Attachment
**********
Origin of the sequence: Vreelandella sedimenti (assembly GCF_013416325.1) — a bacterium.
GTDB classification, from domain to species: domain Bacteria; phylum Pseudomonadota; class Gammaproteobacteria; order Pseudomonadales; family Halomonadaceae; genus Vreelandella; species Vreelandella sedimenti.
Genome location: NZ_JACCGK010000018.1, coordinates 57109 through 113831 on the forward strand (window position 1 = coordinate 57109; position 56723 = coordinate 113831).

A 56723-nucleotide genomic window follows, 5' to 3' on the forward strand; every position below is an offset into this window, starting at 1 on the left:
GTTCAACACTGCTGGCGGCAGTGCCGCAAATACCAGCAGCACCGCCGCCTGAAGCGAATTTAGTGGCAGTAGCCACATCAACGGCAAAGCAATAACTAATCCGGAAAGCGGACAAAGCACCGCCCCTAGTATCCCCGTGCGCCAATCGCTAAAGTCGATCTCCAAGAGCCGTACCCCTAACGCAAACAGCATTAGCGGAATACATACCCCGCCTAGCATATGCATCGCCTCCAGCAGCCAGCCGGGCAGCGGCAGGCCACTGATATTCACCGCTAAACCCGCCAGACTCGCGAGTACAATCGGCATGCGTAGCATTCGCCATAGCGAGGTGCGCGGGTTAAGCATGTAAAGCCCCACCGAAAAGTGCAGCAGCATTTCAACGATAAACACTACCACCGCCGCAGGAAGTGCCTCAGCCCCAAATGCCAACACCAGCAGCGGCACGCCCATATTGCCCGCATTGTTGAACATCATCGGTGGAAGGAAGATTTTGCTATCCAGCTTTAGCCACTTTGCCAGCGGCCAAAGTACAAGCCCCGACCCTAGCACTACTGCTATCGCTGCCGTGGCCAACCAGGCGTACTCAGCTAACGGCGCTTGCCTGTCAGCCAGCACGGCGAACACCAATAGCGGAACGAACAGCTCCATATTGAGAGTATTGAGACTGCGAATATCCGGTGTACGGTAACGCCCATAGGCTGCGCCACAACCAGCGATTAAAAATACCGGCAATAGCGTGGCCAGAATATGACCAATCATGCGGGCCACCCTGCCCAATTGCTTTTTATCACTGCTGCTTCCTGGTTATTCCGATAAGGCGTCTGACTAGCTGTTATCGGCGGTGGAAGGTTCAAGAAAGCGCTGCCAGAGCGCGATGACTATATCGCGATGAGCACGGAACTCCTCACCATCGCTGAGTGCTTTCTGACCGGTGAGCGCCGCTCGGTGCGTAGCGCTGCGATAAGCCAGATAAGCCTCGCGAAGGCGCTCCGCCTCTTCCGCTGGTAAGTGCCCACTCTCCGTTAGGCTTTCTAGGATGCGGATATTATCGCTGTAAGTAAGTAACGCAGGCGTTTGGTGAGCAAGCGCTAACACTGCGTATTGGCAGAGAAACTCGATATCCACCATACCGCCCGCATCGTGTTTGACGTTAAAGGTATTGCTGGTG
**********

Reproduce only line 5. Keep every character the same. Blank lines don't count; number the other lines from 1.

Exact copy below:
GTTCAACACTGCTGGCGGCAGTGCCGCAAATACCAGCAGCACCGCCGCCTGAAGCGAATTTAGTGGCAGTAGCCACATCAACGGCAAAGCAATAACTAATCCGGAAAGCGGACAAAGCACCGCCCCTAGTATCCCCGTGCGCCAATCGCTAAAGTCGATCTCCAAGAGCCGTACCCCTAACGCAAACAGCATTAGCGGAATACATACCCCGCCTAGCATATGCATCGCCTCCAGCAGCCAGCCGGGCAGCGGCAGGCCACTGATATTCACCGCTAAACCCGCCAGACTCGCGAGTACAATCGGCATGCGTAGCATTCGCCATAGCGAGGTGCGCGGGTTAAGCATGTAAAGCCCCACCGAAAAGTGCAGCAGCATTTCAACGATAAACACTACCACCGCCGCAGGAAGTGCCTCAGCCCCAAATGCCAACACCAGCAGCGGCACGCCCATATTGCCCGCATTGTTGAACATCATCGGTGGAAGGAAGATTTTGCTATCCAGCTTTAGCCACTTTGCCAGCGGCCAAAGTACAAGCCCCGACCCTAGCACTACTGCTATCGCTGCCGTGGCCAACCAGGCGTACTCAGCTAACGGCGCTTGCCTGTCAGCCAGCACGGCGAACACCAATAGCGGAACGAACAGCTCCATATTGAGAGTATTGAGACTGCGAATATCCGGTGTACGGTAACGCCCATAGGCTGCGCCACAACCAGCGATTAAAAATACCGGCAATAGCGTGGCCAGAATATGACCAATCATGCGGGCCACCCTGCCCAATTGCTTTTTATCACTGCTGCTTCCTGGTTATTCCGATAAGGCGTCTGACTAGCTGTTATCGGCGGTGGAAGGTTCAAGAAAGCGCTGCCAGAGCGCGATGACTATATCGCGATGAGCACGGAACTCCTCACCATCGCTGAGTGCTTTCTGACCGGTGAGCGCCGCTCGGTGCGTAGCGCTGCGATAAGCCAGATAAGCCTCGCGAAGGCGCTCCGCCTCTTCCGCTGGTAAGTGCCCACTCTCCGTTAGGCTTTCTAGGATGCGGATATTATCGCTGTAAGTAAGTAACGCAGGCGTTTGGTGAGCAAGCGCTAACACTGCGTATTGGCAGAGAAACTCGATATCCACCATACCGCCCGCATCGTGTTTGACGTTAAAGGTATTGCTGGTG